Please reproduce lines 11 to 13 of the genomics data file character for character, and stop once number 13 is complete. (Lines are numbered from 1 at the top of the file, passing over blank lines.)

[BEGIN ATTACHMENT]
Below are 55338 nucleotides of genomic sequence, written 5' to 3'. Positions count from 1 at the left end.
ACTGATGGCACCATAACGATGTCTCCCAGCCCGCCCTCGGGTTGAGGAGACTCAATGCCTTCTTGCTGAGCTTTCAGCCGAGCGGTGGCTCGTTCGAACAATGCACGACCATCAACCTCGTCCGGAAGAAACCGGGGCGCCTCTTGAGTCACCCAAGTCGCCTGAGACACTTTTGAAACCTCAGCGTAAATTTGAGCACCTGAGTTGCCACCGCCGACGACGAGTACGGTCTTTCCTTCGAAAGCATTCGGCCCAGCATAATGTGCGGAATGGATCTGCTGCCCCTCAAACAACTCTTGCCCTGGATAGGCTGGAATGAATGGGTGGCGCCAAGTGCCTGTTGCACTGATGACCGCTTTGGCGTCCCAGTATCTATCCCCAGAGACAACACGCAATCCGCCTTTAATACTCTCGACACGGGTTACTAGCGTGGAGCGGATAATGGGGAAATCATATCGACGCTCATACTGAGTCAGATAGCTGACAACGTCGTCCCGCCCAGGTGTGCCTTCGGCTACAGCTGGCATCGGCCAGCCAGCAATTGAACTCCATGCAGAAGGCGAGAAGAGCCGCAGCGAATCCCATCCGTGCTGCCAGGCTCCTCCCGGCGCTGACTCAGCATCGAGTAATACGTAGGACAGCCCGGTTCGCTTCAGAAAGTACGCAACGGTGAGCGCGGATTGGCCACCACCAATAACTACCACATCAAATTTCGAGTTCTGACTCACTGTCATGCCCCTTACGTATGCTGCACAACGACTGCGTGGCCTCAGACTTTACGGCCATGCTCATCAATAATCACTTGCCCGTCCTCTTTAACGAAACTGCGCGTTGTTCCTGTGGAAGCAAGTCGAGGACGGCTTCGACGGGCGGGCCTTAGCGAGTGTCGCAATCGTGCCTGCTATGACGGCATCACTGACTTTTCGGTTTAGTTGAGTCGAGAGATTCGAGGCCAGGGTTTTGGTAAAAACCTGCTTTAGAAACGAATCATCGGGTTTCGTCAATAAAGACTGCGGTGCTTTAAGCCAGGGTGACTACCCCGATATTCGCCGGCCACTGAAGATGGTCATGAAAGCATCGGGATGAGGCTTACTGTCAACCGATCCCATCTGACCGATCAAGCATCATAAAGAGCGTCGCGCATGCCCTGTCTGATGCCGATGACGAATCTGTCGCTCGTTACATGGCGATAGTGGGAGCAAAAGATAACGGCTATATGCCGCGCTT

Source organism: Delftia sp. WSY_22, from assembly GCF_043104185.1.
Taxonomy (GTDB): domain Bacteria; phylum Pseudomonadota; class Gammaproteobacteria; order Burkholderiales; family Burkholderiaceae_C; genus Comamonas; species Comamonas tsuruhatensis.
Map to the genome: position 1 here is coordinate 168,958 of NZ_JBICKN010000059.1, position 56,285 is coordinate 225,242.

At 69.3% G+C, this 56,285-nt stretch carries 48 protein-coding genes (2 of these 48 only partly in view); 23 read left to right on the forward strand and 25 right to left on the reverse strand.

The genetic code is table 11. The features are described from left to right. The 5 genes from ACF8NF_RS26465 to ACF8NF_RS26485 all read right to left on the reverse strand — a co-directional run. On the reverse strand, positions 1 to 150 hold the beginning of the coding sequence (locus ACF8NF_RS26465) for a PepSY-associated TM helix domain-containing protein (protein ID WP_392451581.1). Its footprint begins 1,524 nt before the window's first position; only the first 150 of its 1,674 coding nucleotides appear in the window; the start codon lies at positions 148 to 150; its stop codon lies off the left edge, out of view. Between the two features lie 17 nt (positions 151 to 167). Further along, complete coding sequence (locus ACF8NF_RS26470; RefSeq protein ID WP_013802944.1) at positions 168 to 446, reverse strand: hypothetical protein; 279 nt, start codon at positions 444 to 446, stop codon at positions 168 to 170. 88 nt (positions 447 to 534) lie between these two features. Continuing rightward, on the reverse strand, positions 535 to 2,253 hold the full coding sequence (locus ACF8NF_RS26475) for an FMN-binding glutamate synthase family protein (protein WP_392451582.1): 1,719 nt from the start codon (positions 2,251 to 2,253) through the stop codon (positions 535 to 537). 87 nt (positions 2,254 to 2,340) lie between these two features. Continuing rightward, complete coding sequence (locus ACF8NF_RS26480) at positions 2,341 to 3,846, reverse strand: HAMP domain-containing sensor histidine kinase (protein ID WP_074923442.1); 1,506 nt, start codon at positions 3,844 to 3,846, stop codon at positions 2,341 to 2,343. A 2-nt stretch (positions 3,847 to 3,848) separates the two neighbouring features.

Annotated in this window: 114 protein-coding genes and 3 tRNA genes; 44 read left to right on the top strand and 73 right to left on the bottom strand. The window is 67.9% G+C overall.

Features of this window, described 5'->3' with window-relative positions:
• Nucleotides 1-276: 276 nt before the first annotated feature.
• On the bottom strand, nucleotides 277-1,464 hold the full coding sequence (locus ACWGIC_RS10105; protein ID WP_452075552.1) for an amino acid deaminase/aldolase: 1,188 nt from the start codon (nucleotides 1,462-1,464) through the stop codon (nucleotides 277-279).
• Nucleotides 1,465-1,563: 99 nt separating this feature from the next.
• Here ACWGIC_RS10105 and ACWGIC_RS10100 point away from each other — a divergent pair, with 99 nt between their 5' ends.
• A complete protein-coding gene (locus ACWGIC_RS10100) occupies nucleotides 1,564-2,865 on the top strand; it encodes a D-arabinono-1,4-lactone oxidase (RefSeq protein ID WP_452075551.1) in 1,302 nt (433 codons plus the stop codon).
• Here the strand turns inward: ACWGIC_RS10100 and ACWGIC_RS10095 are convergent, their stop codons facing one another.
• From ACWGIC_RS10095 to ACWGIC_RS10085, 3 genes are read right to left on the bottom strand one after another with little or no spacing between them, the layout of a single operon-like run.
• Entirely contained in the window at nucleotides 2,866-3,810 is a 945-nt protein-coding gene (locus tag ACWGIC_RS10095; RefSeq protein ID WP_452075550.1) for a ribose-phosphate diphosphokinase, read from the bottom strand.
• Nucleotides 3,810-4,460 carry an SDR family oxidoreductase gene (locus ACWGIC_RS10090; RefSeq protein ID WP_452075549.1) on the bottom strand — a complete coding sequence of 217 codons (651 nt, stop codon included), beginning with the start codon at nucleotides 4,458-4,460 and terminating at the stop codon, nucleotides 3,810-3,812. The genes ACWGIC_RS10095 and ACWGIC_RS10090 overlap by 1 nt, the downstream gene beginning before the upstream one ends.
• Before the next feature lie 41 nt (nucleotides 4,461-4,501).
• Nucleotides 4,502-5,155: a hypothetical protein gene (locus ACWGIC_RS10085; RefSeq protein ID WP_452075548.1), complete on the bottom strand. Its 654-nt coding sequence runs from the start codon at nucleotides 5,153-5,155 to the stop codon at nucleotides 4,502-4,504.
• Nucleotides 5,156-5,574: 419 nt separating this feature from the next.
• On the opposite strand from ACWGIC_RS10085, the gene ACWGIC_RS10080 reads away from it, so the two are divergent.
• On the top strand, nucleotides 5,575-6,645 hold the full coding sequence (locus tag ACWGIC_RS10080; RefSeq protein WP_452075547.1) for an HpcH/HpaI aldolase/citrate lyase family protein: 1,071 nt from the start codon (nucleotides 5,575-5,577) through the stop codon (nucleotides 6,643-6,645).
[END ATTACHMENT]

• On the bottom strand, nucleotides 277-1,464 hold the full coding sequence (locus ACWGIC_RS10105; protein ID WP_452075552.1) for an amino acid deaminase/aldolase: 1,188 nt from the start codon (nucleotides 1,462-1,464) through the stop codon (nucleotides 277-279).
• Nucleotides 1,465-1,563: 99 nt separating this feature from the next.
• Here ACWGIC_RS10105 and ACWGIC_RS10100 point away from each other — a divergent pair, with 99 nt between their 5' ends.